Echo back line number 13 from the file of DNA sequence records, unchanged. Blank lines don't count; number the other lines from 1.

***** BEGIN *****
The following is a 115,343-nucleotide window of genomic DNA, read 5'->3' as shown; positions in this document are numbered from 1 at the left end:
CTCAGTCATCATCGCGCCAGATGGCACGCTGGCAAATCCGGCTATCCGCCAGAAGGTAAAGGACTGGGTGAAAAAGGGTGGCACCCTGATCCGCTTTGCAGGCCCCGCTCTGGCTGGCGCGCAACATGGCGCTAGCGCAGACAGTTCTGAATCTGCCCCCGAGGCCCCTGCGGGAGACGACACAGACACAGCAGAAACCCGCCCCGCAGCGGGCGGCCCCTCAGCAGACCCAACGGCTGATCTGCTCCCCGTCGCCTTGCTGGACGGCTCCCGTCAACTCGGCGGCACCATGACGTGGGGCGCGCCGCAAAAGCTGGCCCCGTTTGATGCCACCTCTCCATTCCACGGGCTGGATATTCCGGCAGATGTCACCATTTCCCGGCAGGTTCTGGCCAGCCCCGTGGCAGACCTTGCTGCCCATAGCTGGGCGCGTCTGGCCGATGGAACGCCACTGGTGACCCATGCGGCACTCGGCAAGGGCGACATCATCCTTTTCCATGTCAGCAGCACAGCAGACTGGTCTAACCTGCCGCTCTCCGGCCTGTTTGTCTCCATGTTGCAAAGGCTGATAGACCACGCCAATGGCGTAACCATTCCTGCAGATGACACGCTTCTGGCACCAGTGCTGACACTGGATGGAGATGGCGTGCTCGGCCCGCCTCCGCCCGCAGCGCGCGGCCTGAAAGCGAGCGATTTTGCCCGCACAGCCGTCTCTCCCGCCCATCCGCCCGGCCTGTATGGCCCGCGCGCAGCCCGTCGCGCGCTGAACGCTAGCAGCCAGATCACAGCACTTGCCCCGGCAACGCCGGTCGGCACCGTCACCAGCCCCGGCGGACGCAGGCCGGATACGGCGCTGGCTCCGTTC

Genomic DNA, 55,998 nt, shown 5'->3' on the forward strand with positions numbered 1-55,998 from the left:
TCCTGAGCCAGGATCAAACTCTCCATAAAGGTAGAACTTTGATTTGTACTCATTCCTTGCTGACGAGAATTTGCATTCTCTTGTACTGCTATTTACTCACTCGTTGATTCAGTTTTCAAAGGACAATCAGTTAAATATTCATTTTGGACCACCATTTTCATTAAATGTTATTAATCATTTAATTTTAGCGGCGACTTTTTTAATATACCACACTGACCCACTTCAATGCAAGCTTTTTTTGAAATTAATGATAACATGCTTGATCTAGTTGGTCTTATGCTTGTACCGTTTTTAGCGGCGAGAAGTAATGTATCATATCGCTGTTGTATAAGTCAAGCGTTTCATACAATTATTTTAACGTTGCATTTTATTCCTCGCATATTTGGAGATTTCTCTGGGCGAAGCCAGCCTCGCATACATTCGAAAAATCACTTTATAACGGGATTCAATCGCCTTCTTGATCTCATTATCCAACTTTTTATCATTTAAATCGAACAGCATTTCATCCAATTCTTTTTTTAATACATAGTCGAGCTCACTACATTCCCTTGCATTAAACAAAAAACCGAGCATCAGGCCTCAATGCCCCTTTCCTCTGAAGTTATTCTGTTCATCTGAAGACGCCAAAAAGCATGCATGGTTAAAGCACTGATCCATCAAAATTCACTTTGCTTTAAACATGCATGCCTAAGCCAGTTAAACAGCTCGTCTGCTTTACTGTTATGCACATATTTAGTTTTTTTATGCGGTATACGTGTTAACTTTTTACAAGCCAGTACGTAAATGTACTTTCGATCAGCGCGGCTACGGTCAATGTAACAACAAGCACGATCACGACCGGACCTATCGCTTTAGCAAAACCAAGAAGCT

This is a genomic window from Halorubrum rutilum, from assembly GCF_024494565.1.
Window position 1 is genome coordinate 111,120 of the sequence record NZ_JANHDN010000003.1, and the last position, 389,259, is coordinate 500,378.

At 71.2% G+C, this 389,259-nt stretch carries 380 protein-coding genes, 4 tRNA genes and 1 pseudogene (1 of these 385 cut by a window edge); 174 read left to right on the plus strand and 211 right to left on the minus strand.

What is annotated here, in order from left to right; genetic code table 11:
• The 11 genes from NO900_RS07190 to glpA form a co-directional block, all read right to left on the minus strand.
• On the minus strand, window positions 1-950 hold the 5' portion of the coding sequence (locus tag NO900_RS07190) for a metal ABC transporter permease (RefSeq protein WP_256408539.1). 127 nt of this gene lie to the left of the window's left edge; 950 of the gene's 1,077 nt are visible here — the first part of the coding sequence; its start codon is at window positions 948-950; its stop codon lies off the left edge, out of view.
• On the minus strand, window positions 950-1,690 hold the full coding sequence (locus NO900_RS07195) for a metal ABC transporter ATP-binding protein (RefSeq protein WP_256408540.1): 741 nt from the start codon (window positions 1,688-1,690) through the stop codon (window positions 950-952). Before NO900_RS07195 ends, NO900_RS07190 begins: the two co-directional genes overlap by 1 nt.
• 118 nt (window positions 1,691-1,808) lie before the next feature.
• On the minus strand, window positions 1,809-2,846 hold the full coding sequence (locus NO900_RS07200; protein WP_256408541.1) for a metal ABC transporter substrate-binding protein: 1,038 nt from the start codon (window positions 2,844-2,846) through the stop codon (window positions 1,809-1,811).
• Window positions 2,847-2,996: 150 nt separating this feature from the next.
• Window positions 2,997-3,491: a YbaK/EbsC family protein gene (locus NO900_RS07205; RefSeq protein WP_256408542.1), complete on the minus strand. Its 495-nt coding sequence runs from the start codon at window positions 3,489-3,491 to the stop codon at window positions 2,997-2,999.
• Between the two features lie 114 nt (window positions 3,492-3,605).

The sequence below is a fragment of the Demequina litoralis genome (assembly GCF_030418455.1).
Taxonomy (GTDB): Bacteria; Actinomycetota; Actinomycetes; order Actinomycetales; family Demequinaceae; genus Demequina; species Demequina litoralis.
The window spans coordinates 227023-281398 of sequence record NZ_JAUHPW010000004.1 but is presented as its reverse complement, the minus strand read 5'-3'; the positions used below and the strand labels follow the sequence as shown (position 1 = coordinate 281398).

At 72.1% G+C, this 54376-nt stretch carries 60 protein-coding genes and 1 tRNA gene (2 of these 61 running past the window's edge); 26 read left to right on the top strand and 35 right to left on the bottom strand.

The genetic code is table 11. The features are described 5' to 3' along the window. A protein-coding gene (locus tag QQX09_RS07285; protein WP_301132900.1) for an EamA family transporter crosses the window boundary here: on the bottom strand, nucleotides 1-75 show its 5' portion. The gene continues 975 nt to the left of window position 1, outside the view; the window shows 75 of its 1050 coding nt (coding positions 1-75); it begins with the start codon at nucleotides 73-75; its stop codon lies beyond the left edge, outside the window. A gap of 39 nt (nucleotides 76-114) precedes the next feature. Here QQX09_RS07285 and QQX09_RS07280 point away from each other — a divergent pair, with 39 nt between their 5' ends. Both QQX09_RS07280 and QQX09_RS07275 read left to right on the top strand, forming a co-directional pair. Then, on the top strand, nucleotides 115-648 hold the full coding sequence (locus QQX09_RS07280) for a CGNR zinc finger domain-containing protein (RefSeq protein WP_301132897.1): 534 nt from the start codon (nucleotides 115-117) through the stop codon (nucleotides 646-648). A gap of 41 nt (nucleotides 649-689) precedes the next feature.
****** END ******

• On the minus strand, window positions 1,809-2,846 hold the full coding sequence (locus NO900_RS07200; protein WP_256408541.1) for a metal ABC transporter substrate-binding protein: 1,038 nt from the start codon (window positions 2,844-2,846) through the stop codon (window positions 1,809-1,811).